Further, the set pulse 8,, is fed to the gate of transistor M,, so that transistor M, is held conductive when the set pulse S is at the level 1" and the transistor M, is held nonconductive when the set pulse S is at the level 0. The clock pulse CP is applied to the gate of transistor M,, so that transistor M,, is held in the on state while the clock pulse CP, is on" and, at the same time, the pulse CP is applied to the source of transistor M,,, so that an output of the level I and a duration corresponding to the pulse duration of the pulse CP,. is produced at junction Y, on the drain side of transistor M,, by the current of the pulse Cl flowing therethrough. When the clock pulse CP, decays, transistor M,, is turned off, in which case, if the transistor M, is conductive, the charge at junction Y, is discharged through transistor M,,, producing an output of the level 0" at junction Y,,. The output at junction Y, is affected by that at junction Y Thus, when the output of the level 1" is produced at junction Y, to turn on transistor M,, and the output of the level 1 is derived at the output terminal T to render transistor M,, conductive, the charge at junction Y, is discharged through transistors M,, and M,, to provide an output of the level "0 at Junction Y In the cases where either of transistors M, and M,,, or both of them are in the off state and transistor M is in the off state, the output of the level 1 at junction Y, is held unchanged. As a result of this, a pulse S such as is depicted in FIG. 6G is derived at junction Y, in response to the set pulse 8,, at the terminal S, the pulse R at junction Y and the signal at the output terminal T The first clock pulse CP, is applied to the gate of transistor M so that transistor M,,, is held conductive while the clock pulse CP, is on." In such a case, when the output level at the point Y, is 0," that is, transistor M, is in the on state or the transistors M,, and M,, are both in the on state and the output level at junction Y, on the drain side of transistor M,,, is l," the charge at junction Y, is discharged through transistors M,, and M,,, or through transistors M,, M,, and M,,, to lower the output level at junction Y, down to "0." When the output level at junction Y, is 0" it remains unchanged. In the event that the output level at junction Y, is l," the output level at junction Y, is raised up to l by the charge at junction Y, and, when the level of the clock pulse CP, becomes "0 to turn off the transistor M,,, the state at junction Y, is memorized. As a result of this, a pulse S such as is shown in FIG. 6H is produced at junction Y, in response to the pulse 8,, at junction Y The pulse S thus produced at junction Y, is applied to the gate of transistor M,,, by which the transistor M is held conductive while the pulse S remains at the level 1" and transistor M,,, is rendered nonconductive while the pulse S is at the level 0. The clock pulse CP, is applied to the gate of transistor M,, to render transistor M,, conductive for the pulse duration of the pulse CP, and, at the same time, the pulse CP, is fed to the source of transistor M,,, through which the current of the pulse CP, flows to produce at junction Y, on the drain side of transistor M,, an output of the level 1" for the pulse duration of the pulse CP,. When the pulse CP, decays, transistor M,, is turned off, in which case, if transistor M is in the on state, the charge at junction Y is discharged through transistor M,, to produce an output of the level 0 at junction Y whereas, if transistor M,,, is in the off state, the output of the level 1" at junction Y, is held unchanged. Accordingly, a pulse 8,, such as is depicted in FIG. 6I is produced at junction Y, in response to the pulse S at junction Y,.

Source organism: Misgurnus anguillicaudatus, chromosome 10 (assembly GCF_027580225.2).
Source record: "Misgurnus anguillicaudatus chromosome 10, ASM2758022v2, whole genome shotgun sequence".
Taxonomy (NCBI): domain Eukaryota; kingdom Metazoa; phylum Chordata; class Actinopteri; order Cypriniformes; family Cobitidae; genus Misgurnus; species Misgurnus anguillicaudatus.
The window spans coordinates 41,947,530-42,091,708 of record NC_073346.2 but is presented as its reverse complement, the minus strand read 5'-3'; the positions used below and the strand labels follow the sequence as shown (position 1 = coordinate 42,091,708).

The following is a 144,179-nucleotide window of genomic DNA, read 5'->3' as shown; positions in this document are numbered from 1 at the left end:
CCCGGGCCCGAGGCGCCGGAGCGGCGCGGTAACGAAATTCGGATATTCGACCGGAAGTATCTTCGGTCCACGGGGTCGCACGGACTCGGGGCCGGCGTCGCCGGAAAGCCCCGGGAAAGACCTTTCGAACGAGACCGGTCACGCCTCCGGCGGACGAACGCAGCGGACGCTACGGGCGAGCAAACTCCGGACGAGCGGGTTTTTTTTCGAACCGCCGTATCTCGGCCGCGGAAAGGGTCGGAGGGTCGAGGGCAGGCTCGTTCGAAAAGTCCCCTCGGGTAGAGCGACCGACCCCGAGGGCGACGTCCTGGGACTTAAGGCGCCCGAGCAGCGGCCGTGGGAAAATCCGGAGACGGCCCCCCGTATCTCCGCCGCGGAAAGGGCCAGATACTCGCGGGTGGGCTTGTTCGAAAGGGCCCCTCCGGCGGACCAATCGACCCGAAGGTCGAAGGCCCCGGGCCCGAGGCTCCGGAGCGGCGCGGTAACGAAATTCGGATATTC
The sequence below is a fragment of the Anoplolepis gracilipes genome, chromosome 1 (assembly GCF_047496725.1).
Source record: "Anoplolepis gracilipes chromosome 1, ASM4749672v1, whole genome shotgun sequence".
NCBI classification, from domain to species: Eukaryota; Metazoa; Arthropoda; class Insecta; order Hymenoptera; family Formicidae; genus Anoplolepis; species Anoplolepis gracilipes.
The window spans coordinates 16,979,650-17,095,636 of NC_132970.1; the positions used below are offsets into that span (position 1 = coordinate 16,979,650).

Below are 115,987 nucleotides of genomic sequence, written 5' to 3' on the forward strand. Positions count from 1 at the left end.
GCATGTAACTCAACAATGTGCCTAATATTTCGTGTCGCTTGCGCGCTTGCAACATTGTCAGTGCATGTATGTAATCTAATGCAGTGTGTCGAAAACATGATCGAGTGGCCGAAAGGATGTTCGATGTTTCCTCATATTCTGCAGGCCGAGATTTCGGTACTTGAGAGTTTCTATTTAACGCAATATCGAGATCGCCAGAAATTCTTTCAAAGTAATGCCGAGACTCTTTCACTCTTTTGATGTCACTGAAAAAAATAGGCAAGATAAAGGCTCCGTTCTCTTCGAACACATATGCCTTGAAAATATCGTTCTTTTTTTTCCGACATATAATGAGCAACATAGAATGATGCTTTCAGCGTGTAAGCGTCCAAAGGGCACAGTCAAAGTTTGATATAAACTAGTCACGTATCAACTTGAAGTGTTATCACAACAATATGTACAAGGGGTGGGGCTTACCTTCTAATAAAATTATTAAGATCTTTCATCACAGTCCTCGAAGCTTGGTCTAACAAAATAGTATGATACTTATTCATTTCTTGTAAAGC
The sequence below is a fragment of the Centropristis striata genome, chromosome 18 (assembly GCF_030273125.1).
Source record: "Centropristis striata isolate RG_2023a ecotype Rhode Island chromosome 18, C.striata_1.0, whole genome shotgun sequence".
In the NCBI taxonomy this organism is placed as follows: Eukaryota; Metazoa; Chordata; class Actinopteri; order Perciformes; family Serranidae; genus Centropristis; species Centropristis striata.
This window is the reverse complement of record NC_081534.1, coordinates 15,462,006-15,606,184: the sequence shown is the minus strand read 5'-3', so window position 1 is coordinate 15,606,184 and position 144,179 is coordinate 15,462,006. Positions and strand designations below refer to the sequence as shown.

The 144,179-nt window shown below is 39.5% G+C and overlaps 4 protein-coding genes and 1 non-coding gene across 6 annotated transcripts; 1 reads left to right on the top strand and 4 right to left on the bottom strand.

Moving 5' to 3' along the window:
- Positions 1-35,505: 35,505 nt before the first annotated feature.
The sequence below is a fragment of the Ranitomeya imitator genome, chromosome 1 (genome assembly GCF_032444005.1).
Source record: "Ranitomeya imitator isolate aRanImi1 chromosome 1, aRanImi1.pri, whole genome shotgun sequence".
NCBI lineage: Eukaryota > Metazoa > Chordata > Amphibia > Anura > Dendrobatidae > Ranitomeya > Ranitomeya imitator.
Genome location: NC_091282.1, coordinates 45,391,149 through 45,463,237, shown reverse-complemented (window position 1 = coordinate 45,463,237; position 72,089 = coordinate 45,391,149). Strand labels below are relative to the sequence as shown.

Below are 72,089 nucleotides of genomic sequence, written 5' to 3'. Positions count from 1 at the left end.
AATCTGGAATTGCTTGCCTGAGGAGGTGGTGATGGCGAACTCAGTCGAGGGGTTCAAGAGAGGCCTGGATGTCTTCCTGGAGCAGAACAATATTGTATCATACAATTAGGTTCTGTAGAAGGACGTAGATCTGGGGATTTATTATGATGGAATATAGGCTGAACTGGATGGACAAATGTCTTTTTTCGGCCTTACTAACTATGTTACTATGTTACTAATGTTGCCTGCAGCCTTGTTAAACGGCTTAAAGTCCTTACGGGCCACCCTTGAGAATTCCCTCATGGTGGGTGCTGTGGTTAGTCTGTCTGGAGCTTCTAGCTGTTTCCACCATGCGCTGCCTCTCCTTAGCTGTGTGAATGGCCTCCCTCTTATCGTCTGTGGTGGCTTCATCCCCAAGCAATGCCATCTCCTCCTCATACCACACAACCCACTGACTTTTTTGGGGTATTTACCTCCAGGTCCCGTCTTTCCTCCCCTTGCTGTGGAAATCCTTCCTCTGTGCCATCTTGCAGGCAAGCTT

The pulse CP, is supplied to the gate of transistor M1 so that the transistor M,, is held conductive or in. its on state for the pulse duration of the pulse CP,. While transistor M,,, is in the on state, if the level of the output pulse as junction Y, is l, the output of the level 1" is derived at the drain side of transistor M,,, and consequently at output terminal T whereas, if the level of the output at junction Y, is 0, the output of the level 0" is produced at the output terminal T Consequently, an output pulse S such as is depicted in FIG. 61 is derived at the output terminal T in response to the output pulse S at junction Y,,.